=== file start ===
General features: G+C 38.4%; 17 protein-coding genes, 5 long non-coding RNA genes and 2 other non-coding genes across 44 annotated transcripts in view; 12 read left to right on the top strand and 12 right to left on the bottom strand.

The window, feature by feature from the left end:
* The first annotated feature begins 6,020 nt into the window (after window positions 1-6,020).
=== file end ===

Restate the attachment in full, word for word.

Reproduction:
General features: G+C 38.4%; 17 protein-coding genes, 5 long non-coding RNA genes and 2 other non-coding genes across 44 annotated transcripts in view; 12 read left to right on the top strand and 12 right to left on the bottom strand.

The window, feature by feature from the left end:
* The first annotated feature begins 6,020 nt into the window (after window positions 1-6,020).